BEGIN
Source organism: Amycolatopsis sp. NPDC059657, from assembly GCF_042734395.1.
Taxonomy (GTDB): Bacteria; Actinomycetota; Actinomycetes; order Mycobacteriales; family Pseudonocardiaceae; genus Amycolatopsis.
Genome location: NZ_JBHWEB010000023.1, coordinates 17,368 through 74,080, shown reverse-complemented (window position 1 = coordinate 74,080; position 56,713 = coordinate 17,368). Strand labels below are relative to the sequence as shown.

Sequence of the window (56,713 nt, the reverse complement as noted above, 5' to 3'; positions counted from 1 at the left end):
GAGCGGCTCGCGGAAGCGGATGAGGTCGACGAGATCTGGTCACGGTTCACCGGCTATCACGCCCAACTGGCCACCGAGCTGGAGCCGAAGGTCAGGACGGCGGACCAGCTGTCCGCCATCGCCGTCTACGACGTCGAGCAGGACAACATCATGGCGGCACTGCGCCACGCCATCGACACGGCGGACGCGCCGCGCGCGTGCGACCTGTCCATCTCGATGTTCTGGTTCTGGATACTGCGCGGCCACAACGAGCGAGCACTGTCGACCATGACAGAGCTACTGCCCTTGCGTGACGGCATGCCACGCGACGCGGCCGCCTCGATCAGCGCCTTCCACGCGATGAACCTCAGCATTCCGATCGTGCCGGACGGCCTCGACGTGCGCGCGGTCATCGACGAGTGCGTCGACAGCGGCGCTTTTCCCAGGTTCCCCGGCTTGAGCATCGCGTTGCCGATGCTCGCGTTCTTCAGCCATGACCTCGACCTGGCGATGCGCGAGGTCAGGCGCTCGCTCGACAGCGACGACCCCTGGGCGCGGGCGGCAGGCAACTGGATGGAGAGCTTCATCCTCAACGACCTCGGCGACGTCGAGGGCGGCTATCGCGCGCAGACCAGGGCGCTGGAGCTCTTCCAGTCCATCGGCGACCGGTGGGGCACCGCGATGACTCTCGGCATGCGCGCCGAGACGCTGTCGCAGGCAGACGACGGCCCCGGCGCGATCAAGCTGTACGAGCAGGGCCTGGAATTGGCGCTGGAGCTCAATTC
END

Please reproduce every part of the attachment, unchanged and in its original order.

Source organism: Amycolatopsis sp. NPDC059657, from assembly GCF_042734395.1.
Taxonomy (GTDB): Bacteria; Actinomycetota; Actinomycetes; order Mycobacteriales; family Pseudonocardiaceae; genus Amycolatopsis.
Genome location: NZ_JBHWEB010000023.1, coordinates 17,368 through 74,080, shown reverse-complemented (window position 1 = coordinate 74,080; position 56,713 = coordinate 17,368). Strand labels below are relative to the sequence as shown.

Sequence of the window (56,713 nt, the reverse complement as noted above, 5' to 3'; positions counted from 1 at the left end):
GAGCGGCTCGCGGAAGCGGATGAGGTCGACGAGATCTGGTCACGGTTCACCGGCTATCACGCCCAACTGGCCACCGAGCTGGAGCCGAAGGTCAGGACGGCGGACCAGCTGTCCGCCATCGCCGTCTACGACGTCGAGCAGGACAACATCATGGCGGCACTGCGCCACGCCATCGACACGGCGGACGCGCCGCGCGCGTGCGACCTGTCCATCTCGATGTTCTGGTTCTGGATACTGCGCGGCCACAACGAGCGAGCACTGTCGACCATGACAGAGCTACTGCCCTTGCGTGACGGCATGCCACGCGACGCGGCCGCCTCGATCAGCGCCTTCCACGCGATGAACCTCAGCATTCCGATCGTGCCGGACGGCCTCGACGTGCGCGCGGTCATCGACGAGTGCGTCGACAGCGGCGCTTTTCCCAGGTTCCCCGGCTTGAGCATCGCGTTGCCGATGCTCGCGTTCTTCAGCCATGACCTCGACCTGGCGATGCGCGAGGTCAGGCGCTCGCTCGACAGCGACGACCCCTGGGCGCGGGCGGCAGGCAACTGGATGGAGAGCTTCATCCTCAACGACCTCGGCGACGTCGAGGGCGGCTATCGCGCGCAGACCAGGGCGCTGGAGCTCTTCCAGTCCATCGGCGACCGGTGGGGCACCGCGATGACTCTCGGCATGCGCGCCGAGACGCTGTCGCAGGCAGACGACGGCCCCGGCGCGATCAAGCTGTACGAGCAGGGCCTGGAATTGGCGCTGGAGCTCAATTC